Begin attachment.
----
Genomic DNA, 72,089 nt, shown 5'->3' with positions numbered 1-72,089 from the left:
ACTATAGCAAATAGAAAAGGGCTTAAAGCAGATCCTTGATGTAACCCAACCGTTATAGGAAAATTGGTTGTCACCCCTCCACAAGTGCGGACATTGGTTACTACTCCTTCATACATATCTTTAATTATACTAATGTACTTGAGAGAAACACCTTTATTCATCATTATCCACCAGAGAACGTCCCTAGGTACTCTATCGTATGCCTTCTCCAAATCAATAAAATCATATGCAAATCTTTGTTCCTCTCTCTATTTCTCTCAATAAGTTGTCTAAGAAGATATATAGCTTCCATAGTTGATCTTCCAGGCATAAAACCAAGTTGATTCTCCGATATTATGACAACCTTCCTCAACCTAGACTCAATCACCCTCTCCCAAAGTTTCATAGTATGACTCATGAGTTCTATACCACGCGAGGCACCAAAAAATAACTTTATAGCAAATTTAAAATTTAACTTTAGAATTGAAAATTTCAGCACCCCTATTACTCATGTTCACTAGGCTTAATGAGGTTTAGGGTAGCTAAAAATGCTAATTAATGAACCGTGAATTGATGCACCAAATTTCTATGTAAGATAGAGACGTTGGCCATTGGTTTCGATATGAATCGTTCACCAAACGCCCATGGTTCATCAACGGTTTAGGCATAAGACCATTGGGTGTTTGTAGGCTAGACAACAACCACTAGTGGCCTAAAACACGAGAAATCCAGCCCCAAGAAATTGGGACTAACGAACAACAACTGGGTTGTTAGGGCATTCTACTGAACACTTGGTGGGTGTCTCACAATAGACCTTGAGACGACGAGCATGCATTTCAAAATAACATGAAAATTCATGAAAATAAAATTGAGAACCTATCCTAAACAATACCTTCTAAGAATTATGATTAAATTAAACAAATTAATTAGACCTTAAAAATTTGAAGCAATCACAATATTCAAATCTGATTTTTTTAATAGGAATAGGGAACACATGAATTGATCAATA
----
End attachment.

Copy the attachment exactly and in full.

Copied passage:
Genomic DNA, 72,089 nt, shown 5'->3' with positions numbered 1-72,089 from the left:
ACTATAGCAAATAGAAAAGGGCTTAAAGCAGATCCTTGATGTAACCCAACCGTTATAGGAAAATTGGTTGTCACCCCTCCACAAGTGCGGACATTGGTTACTACTCCTTCATACATATCTTTAATTATACTAATGTACTTGAGAGAAACACCTTTATTCATCATTATCCACCAGAGAACGTCCCTAGGTACTCTATCGTATGCCTTCTCCAAATCAATAAAATCATATGCAAATCTTTGTTCCTCTCTCTATTTCTCTCAATAAGTTGTCTAAGAAGATATATAGCTTCCATAGTTGATCTTCCAGGCATAAAACCAAGTTGATTCTCCGATATTATGACAACCTTCCTCAACCTAGACTCAATCACCCTCTCCCAAAGTTTCATAGTATGACTCATGAGTTCTATACCACGCGAGGCACCAAAAAATAACTTTATAGCAAATTTAAAATTTAACTTTAGAATTGAAAATTTCAGCACCCCTATTACTCATGTTCACTAGGCTTAATGAGGTTTAGGGTAGCTAAAAATGCTAATTAATGAACCGTGAATTGATGCACCAAATTTCTATGTAAGATAGAGACGTTGGCCATTGGTTTCGATATGAATCGTTCACCAAACGCCCATGGTTCATCAACGGTTTAGGCATAAGACCATTGGGTGTTTGTAGGCTAGACAACAACCACTAGTGGCCTAAAACACGAGAAATCCAGCCCCAAGAAATTGGGACTAACGAACAACAACTGGGTTGTTAGGGCATTCTACTGAACACTTGGTGGGTGTCTCACAATAGACCTTGAGACGACGAGCATGCATTTCAAAATAACATGAAAATTCATGAAAATAAAATTGAGAACCTATCCTAAACAATACCTTCTAAGAATTATGATTAAATTAAACAAATTAATTAGACCTTAAAAATTTGAAGCAATCACAATATTCAAATCTGATTTTTTTAATAGGAATAGGGAACACATGAATTGATCAATA